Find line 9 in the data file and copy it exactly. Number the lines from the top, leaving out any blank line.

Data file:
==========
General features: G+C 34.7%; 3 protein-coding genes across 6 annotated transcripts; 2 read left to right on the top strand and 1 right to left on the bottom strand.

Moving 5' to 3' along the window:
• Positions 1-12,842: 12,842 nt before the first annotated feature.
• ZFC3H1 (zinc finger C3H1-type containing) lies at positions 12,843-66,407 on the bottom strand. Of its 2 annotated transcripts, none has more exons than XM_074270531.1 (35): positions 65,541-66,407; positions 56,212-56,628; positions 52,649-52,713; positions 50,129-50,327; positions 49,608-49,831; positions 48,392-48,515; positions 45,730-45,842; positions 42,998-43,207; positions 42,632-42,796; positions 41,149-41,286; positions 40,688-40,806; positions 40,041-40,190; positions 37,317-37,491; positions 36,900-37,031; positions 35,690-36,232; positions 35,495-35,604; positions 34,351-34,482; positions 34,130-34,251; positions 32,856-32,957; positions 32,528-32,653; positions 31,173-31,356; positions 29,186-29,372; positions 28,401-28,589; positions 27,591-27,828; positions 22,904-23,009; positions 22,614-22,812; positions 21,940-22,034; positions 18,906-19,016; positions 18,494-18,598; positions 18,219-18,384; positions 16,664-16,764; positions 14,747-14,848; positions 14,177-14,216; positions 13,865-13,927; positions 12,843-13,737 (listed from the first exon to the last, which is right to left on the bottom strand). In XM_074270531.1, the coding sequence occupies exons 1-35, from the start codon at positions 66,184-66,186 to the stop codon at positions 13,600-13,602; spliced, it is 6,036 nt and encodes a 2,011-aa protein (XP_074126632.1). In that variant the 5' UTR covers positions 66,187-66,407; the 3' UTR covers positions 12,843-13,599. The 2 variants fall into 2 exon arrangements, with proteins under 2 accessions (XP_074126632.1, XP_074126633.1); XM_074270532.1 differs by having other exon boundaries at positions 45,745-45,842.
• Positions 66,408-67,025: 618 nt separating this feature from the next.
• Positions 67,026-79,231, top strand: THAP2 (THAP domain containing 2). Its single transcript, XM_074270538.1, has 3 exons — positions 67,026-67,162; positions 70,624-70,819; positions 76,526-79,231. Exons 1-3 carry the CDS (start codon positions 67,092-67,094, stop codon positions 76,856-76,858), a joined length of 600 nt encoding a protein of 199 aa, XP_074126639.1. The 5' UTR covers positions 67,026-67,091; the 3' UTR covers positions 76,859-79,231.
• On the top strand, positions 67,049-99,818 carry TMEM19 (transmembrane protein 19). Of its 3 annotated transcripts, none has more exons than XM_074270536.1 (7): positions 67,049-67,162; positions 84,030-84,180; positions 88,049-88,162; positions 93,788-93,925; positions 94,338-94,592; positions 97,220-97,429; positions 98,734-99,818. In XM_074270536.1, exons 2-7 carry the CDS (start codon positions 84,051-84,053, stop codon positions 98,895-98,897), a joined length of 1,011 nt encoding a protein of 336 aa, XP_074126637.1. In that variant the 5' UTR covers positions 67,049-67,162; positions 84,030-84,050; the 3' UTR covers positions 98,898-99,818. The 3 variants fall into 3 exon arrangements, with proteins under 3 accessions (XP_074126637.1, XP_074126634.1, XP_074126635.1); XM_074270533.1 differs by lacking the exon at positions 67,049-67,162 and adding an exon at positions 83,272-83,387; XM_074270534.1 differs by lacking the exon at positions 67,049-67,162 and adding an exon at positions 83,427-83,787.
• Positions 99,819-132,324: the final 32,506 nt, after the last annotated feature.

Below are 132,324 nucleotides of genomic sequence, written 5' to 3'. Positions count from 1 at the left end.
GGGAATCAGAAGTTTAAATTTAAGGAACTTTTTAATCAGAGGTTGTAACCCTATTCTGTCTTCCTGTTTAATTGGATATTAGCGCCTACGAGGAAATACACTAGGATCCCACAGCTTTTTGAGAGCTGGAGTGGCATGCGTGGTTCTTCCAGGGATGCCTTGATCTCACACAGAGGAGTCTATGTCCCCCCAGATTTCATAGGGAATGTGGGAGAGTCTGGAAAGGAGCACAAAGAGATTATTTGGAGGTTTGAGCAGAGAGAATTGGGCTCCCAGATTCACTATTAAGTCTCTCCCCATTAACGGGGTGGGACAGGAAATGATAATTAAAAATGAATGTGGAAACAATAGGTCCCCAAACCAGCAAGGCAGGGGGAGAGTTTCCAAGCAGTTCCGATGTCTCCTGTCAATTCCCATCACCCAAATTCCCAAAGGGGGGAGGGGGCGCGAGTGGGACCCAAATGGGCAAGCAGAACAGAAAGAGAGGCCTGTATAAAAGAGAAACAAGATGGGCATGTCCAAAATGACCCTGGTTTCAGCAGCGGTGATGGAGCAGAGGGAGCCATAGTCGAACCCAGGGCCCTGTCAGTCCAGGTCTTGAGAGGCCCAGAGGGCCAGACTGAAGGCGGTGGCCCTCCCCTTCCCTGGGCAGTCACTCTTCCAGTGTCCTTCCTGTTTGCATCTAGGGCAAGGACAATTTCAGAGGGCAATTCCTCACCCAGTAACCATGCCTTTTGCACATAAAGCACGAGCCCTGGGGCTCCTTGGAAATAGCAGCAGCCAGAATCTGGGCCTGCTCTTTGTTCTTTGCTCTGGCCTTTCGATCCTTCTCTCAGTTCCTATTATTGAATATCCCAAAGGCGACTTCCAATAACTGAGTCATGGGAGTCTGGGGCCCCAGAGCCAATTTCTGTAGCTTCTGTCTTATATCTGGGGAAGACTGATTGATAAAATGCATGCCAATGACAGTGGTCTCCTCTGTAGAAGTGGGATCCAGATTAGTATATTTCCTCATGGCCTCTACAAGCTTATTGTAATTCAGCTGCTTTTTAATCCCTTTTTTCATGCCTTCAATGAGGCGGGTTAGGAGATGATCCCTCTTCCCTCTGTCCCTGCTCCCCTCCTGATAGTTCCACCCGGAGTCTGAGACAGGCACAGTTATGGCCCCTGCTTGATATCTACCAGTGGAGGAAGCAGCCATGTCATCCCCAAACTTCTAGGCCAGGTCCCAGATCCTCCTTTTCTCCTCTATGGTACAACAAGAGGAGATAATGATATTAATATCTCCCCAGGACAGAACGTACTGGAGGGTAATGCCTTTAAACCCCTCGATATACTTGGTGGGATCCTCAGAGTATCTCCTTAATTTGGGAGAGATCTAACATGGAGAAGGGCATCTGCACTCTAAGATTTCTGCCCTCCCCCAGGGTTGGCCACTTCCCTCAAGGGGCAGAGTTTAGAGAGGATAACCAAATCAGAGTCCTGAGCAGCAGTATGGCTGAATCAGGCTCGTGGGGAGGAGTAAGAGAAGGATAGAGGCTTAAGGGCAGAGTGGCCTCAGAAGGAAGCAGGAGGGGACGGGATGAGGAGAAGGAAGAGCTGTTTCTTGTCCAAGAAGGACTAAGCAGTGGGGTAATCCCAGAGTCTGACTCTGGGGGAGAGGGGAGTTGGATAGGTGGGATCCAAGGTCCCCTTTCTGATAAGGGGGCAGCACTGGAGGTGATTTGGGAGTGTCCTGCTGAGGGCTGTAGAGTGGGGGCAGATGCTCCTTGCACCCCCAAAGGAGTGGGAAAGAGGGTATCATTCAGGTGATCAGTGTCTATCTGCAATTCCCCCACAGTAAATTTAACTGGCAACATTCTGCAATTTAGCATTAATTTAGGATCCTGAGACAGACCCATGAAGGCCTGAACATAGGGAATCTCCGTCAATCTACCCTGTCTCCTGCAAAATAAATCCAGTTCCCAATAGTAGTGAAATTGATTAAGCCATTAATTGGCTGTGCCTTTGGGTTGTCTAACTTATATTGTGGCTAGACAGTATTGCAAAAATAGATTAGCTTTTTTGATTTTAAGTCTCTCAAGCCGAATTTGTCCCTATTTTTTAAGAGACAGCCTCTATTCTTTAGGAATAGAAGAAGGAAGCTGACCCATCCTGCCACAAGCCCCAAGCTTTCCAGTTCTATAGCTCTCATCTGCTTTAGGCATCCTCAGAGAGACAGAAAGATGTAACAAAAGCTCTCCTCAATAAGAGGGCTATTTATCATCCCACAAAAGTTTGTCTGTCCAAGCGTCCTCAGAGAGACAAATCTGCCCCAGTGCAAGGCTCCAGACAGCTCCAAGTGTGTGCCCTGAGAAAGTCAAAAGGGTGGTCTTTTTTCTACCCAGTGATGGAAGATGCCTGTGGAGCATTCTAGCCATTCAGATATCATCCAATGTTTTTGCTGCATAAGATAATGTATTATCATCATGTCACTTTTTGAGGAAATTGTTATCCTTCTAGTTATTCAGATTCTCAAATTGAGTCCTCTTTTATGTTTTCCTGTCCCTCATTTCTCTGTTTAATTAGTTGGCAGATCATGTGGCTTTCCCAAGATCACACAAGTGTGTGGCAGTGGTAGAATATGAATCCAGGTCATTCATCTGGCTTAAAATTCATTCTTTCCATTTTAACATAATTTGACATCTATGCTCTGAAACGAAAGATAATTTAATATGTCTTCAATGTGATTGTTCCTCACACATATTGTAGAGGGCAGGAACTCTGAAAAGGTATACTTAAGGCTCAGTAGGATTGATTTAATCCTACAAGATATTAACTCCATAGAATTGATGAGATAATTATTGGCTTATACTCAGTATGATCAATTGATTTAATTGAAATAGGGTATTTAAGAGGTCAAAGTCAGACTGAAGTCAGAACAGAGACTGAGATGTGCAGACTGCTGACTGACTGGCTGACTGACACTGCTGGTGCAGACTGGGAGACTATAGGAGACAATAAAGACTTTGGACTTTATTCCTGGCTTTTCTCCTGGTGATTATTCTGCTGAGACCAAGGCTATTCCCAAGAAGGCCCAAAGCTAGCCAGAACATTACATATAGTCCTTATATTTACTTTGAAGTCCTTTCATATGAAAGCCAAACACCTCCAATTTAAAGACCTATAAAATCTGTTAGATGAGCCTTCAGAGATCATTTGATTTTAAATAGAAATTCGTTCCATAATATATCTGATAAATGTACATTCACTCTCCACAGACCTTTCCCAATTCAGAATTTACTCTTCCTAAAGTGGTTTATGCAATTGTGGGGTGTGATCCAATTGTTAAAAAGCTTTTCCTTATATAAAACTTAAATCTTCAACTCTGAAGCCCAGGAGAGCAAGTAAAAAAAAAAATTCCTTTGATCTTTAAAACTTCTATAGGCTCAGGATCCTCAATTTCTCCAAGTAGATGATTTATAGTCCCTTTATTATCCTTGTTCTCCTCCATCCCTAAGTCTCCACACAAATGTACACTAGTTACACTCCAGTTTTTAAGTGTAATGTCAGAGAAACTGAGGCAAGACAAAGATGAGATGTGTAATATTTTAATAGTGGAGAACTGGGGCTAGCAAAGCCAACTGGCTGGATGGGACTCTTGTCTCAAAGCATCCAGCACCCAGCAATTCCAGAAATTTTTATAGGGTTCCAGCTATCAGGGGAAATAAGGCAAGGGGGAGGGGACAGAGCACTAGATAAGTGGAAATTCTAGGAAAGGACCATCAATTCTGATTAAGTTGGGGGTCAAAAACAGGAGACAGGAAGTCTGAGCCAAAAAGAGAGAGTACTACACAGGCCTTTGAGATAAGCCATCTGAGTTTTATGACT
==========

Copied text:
Below are 132,324 nucleotides of genomic sequence, written 5' to 3'. Positions count from 1 at the left end.